In the prophet Micah, we find a biblical text so well-known that it is regularly tattooed on people’s bodies, memed on social media, and quoted as a show of Christian righteousness. But we must keep this scripture in context. It’s not just a moral exhortation. It’s not a just show of piety. It’s a cry of God against God’s own people who forgot the “event” of God in the past and, instead, tried to domesticate God to their own advantage. To a people who tried to manipulate power in the “name” of God rather than respond to the “event” of God throughout their history. And so, God calls the people into court, demanding they testify to their recent injustices against the poor and outcast among them. Yet, before they can speak, God testifies against them – recalling all the events in which God saved them from destruction – starting from the Exodus. God upheld God’s end of the covenant, yet Israel failed through their unjust actions towards the least among them. Israel acknowledges its guilt and asks what it can do to make themselves right before God again: Bring burnt offerings? Sacrifice a thousand rams? Offer rivers of olive oil? Sacrifice their first born to atone for their sins? But Israel still doesn’t get it. The people still don’t understand what God is calling them to. God doesn’t want a show of religious power. God can’t be manipulated by a ritual or act of worship. God is not concerned about your religion as much as God is concerned with how you live – particularly how you treat those who can do nothing for you in return. And so God simply replies back: I’ve already made it plain and simple how it is you are to live: Do what is fair and just to your neighbor, be compassionate and loyal in your love, And don’t take yourself too seriously – take God seriously. Doing justice? Love kindness? Walk humbly with God? Those are acts of power and strength. Those are signs of weakness – benefitting the weakest among them. Why should people in power do that? Why should they act in a way that the world sees as weak?
And yet, Jesus teaches the same in the Beatitudes – the beginning of his famous Sermon on the Mount. But the problem with the way we often read the Beatitudes, is that we read them from a “name” of God perspective instead of an “event” of God perspective. Read through the power-affirming “name” of God perspective, the Beatitudes are a seen as series of moral actions and attitudes through which you can earn the power of God’s blessing. The problem is, Jesus is NOT saying, “Do these things and then you will be blessed.” Jesus is saying, “You are already blessed by God because of these events in your life, and there is hope for you in the future completion of the kingdom.” You just have to recognize the blessing of God within those events – events such as mourning and hunger and mercy.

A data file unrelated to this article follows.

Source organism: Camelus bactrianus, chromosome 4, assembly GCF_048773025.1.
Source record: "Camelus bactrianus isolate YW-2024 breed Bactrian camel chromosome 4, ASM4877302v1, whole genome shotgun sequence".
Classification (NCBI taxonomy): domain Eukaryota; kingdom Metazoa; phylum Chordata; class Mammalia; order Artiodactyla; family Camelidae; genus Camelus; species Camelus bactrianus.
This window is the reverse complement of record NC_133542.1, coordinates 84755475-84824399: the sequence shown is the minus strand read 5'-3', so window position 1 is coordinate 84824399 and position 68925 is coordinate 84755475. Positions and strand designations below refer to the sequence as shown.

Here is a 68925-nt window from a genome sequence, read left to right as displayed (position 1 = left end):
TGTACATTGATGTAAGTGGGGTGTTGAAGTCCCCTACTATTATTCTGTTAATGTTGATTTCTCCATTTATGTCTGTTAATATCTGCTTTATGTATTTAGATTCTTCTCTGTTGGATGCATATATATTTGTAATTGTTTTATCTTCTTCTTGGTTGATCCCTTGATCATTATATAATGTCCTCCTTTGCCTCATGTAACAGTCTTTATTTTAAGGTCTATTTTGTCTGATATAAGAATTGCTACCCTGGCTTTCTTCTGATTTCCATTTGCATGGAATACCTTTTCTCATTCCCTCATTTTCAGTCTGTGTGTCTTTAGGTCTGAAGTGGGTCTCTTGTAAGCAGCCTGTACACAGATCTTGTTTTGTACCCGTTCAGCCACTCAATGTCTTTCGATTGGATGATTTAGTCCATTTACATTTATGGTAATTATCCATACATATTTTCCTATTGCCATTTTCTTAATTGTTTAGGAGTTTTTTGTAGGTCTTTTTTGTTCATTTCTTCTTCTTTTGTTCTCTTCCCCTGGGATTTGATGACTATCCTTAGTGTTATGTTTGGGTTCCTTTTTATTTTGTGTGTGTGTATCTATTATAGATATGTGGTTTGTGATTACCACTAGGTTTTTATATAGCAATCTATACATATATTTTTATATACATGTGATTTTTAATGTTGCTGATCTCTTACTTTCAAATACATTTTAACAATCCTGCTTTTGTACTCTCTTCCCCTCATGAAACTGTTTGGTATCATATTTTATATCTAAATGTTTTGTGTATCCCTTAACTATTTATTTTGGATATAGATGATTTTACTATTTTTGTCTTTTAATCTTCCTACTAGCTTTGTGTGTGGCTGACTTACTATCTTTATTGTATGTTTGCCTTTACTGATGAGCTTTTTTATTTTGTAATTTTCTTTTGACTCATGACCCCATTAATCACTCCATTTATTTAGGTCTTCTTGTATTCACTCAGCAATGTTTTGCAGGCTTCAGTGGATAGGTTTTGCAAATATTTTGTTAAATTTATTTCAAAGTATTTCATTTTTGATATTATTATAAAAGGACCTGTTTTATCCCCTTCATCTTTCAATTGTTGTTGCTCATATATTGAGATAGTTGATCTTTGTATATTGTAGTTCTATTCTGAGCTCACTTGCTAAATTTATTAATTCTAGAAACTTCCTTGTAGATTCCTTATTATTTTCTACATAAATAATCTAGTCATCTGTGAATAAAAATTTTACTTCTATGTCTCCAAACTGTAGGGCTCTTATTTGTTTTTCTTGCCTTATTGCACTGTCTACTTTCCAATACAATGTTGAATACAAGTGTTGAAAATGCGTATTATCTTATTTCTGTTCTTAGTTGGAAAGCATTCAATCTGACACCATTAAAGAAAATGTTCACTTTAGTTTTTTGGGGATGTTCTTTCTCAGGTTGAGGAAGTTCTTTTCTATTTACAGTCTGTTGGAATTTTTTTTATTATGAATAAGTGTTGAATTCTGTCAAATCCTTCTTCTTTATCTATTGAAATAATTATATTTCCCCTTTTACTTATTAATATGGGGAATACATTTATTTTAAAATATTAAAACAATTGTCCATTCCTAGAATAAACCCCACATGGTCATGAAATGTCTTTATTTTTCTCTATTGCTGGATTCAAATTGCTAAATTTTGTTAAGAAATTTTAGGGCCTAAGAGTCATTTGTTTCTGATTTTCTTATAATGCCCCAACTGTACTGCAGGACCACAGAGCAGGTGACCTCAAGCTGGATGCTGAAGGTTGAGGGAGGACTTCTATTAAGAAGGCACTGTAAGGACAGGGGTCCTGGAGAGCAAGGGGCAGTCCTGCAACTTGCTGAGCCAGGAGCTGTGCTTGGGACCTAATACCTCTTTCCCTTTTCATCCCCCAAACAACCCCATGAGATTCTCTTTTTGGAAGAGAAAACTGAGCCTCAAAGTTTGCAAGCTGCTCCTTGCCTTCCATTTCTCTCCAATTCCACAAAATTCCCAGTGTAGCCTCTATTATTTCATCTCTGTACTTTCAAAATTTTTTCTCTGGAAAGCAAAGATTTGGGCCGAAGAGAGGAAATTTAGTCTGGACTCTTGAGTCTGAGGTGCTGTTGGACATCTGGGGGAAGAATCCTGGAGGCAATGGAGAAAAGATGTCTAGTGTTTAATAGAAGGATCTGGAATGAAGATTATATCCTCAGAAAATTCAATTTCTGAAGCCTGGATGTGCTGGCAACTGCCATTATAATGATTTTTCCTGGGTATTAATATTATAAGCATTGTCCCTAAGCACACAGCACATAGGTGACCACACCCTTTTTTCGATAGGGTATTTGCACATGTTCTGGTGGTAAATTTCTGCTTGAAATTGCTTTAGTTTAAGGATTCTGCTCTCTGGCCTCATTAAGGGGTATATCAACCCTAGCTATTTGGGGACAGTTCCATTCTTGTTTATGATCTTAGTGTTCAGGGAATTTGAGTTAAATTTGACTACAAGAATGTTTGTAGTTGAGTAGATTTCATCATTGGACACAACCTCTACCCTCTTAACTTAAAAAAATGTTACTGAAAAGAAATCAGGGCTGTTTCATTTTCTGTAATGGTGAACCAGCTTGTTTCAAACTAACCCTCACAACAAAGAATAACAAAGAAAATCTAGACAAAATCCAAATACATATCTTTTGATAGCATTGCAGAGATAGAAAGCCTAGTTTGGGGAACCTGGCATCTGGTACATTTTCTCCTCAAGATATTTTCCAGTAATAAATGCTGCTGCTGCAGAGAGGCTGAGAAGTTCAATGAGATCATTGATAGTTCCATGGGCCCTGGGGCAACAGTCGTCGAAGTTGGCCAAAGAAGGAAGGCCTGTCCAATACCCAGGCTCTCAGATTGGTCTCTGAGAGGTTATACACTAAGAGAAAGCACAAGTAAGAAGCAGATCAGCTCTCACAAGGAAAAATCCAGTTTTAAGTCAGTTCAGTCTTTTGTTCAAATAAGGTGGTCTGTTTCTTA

For God is the event that calls you to bring about the Kingdom of God, not through strong forces, but through weak forces. Weak forces that make your heart restless and provoke you to go beyond yourself into unknown places you once thought you would never go. God is that churning in the pit of your stomach that motivates you to finally do something about the things in the world that cause you to mourn, that make you hungry for justice, that urge you to show mercy to others, and that inspires you to work for peace even when people ridicule you and tell you it’s all too big, that you’ll never make a difference. That deep calling from within is the God event. And you are already blessed with events that are calling you to become the Disciple you are born to be. And when you finally answer the call from the God event, you experience transformation. And your actions in response are the weakness of God which is counter to the power the world selfishly manipulates in God’s name.